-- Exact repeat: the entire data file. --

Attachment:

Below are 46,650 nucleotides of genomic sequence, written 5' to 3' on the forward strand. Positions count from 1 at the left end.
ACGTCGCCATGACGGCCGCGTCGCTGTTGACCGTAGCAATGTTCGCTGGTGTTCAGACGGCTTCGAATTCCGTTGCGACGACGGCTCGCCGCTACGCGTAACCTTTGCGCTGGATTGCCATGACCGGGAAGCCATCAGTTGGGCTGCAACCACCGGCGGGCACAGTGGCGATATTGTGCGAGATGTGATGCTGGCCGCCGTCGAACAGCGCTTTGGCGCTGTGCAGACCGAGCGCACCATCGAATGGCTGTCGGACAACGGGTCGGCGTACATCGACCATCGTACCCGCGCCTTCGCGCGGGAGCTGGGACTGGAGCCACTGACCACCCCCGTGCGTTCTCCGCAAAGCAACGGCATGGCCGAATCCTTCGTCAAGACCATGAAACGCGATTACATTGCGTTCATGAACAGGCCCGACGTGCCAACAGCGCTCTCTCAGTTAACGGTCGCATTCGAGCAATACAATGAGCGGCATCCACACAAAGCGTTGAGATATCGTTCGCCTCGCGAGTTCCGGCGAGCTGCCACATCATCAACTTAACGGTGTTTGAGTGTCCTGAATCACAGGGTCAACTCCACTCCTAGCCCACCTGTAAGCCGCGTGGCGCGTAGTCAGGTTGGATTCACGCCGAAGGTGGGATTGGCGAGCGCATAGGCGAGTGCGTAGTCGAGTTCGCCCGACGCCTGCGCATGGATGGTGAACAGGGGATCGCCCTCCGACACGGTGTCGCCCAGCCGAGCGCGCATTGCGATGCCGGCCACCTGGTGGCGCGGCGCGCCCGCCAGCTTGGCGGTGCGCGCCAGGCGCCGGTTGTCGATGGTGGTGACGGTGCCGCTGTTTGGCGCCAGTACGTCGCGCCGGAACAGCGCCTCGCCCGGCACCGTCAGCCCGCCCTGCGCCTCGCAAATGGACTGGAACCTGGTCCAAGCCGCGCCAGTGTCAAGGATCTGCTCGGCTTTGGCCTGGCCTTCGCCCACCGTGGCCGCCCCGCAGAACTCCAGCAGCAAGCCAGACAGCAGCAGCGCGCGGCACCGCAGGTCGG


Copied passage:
Below are 46,650 nucleotides of genomic sequence, written 5' to 3' on the forward strand. Positions count from 1 at the left end.
ACGTCGCCATGACGGCCGCGTCGCTGTTGACCGTAGCAATGTTCGCTGGTGTTCAGACGGCTTCGAATTCCGTTGCGACGACGGCTCGCCGCTACGCGTAACCTTTGCGCTGGATTGCCATGACCGGGAAGCCATCAGTTGGGCTGCAACCACCGGCGGGCACAGTGGCGATATTGTGCGAGATGTGATGCTGGCCGCCGTCGAACAGCGCTTTGGCGCTGTGCAGACCGAGCGCACCATCGAATGGCTGTCGGACAACGGGTCGGCGTACATCGACCATCGTACCCGCGCCTTCGCGCGGGAGCTGGGACTGGAGCCACTGACCACCCCCGTGCGTTCTCCGCAAAGCAACGGCATGGCCGAATCCTTCGTCAAGACCATGAAACGCGATTACATTGCGTTCATGAACAGGCCCGACGTGCCAACAGCGCTCTCTCAGTTAACGGTCGCATTCGAGCAATACAATGAGCGGCATCCACACAAAGCGTTGAGATATCGTTCGCCTCGCGAGTTCCGGCGAGCTGCCACATCATCAACTTAACGGTGTTTGAGTGTCCTGAATCACAGGGTCAACTCCACTCCTAGCCCACCTGTAAGCCGCGTGGCGCGTAGTCAGGTTGGATTCACGCCGAAGGTGGGATTGGCGAGCGCATAGGCGAGTGCGTAGTCGAGTTCGCCCGACGCCTGCGCATGGATGGTGAACAGGGGATCGCCCTCCGACACGGTGTCGCCCAGCCGAGCGCGCATTGCGATGCCGGCCACCTGGTGGCGCGGCGCGCCCGCCAGCTTGGCGGTGCGCGCCAGGCGCCGGTTGTCGATGGTGGTGACGGTGCCGCTGTTTGGCGCCAGTACGTCGCGCCGGAACAGCGCCTCGCCCGGCACCGTCAGCCCGCCCTGCGCCTCGCAAATGGACTGGAACCTGGTCCAAGCCGCGCCAGTGTCAAGGATCTGCTCGGCTTTGGCCTGGCCTTCGCCCACCGTGGCCGCCCCGCAGAACTCCAGCAGCAAGCCAGACAGCAGCAGCGCGCGGCACCGCAGGTCGG